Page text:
The largest hedge fund manager in the world is convinced the market is not a bubble about to burst.
"We think asset prices are high and, as a result, the future expected returns of passive investing are likely to be low. But ... we do not see current conditions as a bubble," Greg Jensen and Jacob Kline of Bridgewater Associates wrote in a private note to clients on May 1 obtained by CNBC.com.
Jensen is co-chief investment officer of Bridgewater along with founder Ray Dalio and Bob Prince. The Westport, Connecticut-based firm manages $169 billion for institutional clients like pensions and endowments and its economic views are widely followed and respected.
Factors arguing against a bubble are, according to the authors:
- Prices have increased quickly, but not as fast as other bubbles
- Valuations are still in "normal territory"
- Leverage isn't a major driving force of prices and overall lending is still "modest"
- There aren't any significant new investors entering the market
- U.S. retail and foreign investors have "modest" positions
- Corporate stock buybacks are sustainable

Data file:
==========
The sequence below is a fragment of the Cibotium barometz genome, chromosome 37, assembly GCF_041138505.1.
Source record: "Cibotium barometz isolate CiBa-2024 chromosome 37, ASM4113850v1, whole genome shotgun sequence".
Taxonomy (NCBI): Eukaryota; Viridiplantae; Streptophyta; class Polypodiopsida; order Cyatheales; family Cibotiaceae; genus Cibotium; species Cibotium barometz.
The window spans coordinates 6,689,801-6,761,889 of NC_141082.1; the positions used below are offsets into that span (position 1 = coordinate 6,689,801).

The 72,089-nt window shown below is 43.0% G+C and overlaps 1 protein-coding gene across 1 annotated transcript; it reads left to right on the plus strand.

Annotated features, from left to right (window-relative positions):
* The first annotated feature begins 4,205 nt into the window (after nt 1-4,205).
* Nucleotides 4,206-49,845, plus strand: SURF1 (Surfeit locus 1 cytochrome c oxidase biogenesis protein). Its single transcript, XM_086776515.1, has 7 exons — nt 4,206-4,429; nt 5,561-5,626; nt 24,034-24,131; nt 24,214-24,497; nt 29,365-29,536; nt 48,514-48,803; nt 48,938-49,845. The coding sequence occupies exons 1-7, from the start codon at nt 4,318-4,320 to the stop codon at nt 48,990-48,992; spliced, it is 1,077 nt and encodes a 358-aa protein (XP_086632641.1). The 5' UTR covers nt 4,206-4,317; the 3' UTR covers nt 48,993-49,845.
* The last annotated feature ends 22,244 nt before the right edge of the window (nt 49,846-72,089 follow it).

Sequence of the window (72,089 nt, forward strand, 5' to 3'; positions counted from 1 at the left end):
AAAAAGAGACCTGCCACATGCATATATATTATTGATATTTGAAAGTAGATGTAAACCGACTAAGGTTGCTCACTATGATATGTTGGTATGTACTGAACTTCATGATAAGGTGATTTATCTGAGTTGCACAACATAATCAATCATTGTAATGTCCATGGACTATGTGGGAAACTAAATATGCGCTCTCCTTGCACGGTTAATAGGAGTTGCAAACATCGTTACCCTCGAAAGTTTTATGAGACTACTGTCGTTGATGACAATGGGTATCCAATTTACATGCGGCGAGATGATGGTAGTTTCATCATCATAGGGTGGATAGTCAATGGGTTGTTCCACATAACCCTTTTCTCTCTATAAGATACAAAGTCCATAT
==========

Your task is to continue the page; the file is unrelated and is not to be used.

- Economic sentiment is "less ebullient" than other bubble periods
In short, Bridgewater doesn't think the situation today is analogous to the Roaring '20s, the dotcom boom of the late 1990s or the housing-fueled bubble of the mid-to-late-2000s.
The letter does note "frothy" bullish sentiment and says there are "pockets of froth" in high-yield bonds and commercial real estate. But even those "aren't of a magnitude that amount to a bubble."
"Assets not being in a bubble doesn't mean they can't decline and aren't vulnerable to surprises, but it does make a cascading pop in asset prices much less likely," the authors added.
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A spokesman for Bridgewater declined to comment.
While Bridgewater doesn't think there's a bubble, Dalio has said he believes the U.S. is in a long-term period of slower growth—so-called secular stagnation.
Dalio believes the Federal Reserve and other central banks have limited policy tools given already near-zero interest rates. That means less lending, and therefore less investment and lower economic growth. Bridgewater is avoiding "any concentrated bets" as a result.
The firm's main macroeconomic hedge fund, Pure Alpha II, is up about 13 percent net of fees this year through April. It's annualized return since inception in December 1991 is 13.5 percent, according to performance figures obtained by CNBC.com.